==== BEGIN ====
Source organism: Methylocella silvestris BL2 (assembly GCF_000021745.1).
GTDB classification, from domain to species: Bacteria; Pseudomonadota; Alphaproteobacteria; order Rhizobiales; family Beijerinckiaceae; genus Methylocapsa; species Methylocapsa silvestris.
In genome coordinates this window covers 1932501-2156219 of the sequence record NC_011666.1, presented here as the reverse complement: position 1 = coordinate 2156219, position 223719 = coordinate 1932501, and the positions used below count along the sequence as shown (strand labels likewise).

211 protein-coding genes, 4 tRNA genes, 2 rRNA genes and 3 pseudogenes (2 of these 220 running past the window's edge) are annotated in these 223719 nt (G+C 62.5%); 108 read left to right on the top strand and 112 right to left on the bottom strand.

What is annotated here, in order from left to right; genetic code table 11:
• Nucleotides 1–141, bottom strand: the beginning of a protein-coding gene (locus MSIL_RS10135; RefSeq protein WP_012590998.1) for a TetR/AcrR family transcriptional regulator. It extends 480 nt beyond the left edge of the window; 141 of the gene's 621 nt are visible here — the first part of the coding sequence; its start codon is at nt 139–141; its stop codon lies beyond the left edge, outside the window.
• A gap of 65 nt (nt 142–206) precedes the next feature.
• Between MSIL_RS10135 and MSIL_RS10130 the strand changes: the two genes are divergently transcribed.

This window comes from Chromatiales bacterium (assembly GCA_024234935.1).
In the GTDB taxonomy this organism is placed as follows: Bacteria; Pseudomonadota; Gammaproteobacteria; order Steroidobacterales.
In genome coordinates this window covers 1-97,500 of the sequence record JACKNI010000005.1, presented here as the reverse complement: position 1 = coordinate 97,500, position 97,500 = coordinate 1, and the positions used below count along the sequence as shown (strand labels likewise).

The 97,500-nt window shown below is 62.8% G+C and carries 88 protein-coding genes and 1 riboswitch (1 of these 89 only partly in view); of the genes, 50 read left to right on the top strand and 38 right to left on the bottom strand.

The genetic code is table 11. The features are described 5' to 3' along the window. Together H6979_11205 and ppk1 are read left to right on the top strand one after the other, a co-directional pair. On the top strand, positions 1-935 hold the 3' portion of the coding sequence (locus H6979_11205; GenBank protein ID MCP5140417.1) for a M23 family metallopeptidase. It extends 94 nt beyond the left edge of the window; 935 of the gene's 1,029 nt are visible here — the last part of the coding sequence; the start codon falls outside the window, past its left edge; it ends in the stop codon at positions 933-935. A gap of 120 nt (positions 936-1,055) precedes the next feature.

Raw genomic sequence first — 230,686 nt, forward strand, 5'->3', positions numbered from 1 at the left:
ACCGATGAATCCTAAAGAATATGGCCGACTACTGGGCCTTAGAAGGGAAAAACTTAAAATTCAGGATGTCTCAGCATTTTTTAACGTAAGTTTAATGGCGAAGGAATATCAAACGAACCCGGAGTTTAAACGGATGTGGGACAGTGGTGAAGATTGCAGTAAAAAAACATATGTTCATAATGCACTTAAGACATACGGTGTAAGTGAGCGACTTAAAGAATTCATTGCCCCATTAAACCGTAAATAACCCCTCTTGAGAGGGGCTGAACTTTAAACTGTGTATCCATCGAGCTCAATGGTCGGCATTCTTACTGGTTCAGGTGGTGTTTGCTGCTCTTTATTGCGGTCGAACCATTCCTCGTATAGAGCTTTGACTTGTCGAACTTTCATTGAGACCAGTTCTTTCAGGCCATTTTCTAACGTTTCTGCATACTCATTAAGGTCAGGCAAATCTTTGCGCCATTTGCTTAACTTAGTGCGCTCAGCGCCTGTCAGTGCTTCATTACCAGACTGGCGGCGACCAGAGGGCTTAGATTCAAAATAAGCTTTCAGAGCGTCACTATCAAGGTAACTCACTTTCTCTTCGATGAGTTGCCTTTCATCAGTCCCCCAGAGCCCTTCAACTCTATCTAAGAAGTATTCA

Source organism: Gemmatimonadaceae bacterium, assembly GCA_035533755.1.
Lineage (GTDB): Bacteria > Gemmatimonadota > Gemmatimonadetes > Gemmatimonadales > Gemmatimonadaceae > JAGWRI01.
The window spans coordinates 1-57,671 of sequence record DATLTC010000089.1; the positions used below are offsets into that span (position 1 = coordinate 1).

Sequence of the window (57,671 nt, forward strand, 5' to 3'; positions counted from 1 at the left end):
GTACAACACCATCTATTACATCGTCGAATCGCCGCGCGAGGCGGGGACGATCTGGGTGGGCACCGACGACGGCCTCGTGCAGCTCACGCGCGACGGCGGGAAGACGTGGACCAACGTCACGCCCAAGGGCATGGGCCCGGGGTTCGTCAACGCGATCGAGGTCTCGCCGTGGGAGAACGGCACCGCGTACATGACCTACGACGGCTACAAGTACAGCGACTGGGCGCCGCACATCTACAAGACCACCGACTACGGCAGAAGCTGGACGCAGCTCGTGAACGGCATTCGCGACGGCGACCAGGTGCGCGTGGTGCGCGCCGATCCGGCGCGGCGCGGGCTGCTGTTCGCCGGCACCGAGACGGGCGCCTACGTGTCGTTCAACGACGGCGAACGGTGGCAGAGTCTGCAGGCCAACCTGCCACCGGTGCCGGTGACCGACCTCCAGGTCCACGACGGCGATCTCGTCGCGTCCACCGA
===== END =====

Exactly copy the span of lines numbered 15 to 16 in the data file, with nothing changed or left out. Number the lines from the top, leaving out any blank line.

ACCGATGAATCCTAAAGAATATGGCCGACTACTGGGCCTTAGAAGGGAAAAACTTAAAATTCAGGATGTCTCAGCATTTTTTAACGTAAGTTTAATGGCGAAGGAATATCAAACGAACCCGGAGTTTAAACGGATGTGGGACAGTGGTGAAGATTGCAGTAAAAAAACATATGTTCATAATGCACTTAAGACATACGGTGTAAGTGAGCGACTTAAAGAATTCATTGCCCCATTAAACCGTAAATAACCCCTCTTGAGAGGGGCTGAACTTTAAACTGTGTATCCATCGAGCTCAATGGTCGGCATTCTTACTGGTTCAGGTGGTGTTTGCTGCTCTTTATTGCGGTCGAACCATTCCTCGTATAGAGCTTTGACTTGTCGAACTTTCATTGAGACCAGTTCTTTCAGGCCATTTTCTAACGTTTCTGCATACTCATTAAGGTCAGGCAAATCTTTGCGCCATTTGCTTAACTTAGTGCGCTCAGCGCCTGTCAGTGCTTCATTACCAGACTGGCGGCGACCAGAGGGCTTAGATTCAAAATAAGCTTTCAGAGCGTCACTATCAAGGTAACTCACTTTCTCTTCGATGAGTTGCCTTTCATCAGTCCCCCAGAGCCCTTCAACTCTATCTAAGAAGTATTCA

Source organism: Gemmatimonadaceae bacterium, assembly GCA_035533755.1.